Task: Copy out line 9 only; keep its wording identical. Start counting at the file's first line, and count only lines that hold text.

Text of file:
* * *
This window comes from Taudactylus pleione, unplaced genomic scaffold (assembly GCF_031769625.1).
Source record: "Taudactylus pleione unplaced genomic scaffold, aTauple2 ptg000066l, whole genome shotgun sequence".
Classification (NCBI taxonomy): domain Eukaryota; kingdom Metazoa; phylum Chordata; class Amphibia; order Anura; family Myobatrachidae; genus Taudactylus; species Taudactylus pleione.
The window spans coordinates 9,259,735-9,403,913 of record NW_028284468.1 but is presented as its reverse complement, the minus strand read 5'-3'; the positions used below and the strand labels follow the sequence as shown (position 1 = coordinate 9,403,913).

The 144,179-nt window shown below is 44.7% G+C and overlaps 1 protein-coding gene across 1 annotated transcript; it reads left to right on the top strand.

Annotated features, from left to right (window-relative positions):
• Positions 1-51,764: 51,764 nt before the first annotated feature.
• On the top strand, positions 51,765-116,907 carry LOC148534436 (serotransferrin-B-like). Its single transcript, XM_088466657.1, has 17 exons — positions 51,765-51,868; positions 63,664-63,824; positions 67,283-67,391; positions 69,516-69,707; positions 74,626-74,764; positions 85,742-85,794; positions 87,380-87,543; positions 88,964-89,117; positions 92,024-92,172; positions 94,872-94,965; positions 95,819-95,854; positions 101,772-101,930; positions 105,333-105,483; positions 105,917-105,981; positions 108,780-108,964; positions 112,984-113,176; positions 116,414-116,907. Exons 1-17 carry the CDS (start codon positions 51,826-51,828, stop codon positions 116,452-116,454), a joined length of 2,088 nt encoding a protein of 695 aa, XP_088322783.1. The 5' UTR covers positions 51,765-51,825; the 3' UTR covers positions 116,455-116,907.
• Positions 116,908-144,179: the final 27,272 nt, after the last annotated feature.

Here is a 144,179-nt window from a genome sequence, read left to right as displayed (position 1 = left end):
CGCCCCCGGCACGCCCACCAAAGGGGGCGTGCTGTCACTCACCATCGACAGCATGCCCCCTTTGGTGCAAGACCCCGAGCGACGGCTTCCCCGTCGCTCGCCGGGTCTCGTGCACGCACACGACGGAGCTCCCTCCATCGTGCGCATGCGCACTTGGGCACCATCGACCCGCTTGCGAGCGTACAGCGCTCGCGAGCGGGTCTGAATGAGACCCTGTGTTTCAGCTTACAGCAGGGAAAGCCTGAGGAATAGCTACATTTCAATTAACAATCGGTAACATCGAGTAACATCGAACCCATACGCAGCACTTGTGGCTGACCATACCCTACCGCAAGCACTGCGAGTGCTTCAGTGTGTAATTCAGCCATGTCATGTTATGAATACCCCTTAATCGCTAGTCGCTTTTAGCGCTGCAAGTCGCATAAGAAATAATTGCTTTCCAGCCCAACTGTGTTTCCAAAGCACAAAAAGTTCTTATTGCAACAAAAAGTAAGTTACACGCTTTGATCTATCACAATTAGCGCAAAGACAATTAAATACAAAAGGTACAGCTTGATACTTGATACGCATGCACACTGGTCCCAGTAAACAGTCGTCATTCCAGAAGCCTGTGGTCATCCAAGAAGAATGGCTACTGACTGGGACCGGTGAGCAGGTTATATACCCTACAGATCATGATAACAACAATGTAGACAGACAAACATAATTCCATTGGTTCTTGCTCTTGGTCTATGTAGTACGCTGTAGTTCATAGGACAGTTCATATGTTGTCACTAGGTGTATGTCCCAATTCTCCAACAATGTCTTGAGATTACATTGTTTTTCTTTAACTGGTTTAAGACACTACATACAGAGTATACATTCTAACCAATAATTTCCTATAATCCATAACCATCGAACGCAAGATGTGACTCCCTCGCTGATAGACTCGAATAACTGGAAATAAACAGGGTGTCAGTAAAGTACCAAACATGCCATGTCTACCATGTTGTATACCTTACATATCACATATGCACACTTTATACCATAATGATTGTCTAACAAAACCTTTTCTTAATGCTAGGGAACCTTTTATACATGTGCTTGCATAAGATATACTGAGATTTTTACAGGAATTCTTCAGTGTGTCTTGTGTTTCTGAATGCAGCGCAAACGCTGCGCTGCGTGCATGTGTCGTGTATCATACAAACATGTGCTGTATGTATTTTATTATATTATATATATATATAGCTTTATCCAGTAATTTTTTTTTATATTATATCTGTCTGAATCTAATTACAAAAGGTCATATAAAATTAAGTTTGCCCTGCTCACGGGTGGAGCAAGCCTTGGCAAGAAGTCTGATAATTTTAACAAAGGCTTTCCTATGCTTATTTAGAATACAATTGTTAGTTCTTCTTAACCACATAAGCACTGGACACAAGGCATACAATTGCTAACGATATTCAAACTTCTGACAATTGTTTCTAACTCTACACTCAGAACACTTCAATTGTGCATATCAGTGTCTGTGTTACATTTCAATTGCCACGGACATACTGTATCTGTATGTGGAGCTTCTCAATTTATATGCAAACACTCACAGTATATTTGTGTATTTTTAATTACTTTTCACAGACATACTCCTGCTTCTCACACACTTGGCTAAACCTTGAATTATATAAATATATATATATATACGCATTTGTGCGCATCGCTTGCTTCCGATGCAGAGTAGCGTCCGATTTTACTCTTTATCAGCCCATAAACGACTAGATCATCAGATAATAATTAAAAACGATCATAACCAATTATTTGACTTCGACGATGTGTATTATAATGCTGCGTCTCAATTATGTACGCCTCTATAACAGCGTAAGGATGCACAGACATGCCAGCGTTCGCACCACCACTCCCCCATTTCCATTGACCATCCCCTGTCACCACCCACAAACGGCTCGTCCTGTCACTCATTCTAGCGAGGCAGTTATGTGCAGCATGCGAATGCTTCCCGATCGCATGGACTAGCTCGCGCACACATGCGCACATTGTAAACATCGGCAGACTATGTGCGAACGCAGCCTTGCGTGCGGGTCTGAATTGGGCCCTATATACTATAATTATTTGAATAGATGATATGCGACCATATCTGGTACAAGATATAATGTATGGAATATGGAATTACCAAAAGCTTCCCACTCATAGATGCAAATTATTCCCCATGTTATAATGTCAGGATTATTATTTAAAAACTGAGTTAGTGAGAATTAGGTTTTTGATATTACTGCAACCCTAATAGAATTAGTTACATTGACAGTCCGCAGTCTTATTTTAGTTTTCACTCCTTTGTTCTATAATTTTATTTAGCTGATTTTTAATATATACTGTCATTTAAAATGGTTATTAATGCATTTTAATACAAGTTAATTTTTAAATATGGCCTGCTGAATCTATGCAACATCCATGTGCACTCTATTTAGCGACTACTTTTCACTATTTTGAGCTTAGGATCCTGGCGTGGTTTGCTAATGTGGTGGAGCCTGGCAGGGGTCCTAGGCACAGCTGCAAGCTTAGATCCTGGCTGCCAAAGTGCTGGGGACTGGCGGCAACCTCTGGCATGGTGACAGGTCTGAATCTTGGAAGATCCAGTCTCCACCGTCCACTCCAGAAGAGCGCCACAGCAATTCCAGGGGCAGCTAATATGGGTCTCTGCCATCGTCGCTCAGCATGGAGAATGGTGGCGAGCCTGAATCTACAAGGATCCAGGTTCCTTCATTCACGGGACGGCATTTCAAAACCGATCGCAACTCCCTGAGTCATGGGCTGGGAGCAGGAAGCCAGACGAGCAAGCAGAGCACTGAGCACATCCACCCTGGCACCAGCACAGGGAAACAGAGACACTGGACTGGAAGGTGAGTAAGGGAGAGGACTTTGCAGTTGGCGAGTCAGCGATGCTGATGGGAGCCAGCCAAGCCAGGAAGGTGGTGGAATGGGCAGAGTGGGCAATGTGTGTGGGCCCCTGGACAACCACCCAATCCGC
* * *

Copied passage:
• Positions 116,908-144,179: the final 27,272 nt, after the last annotated feature.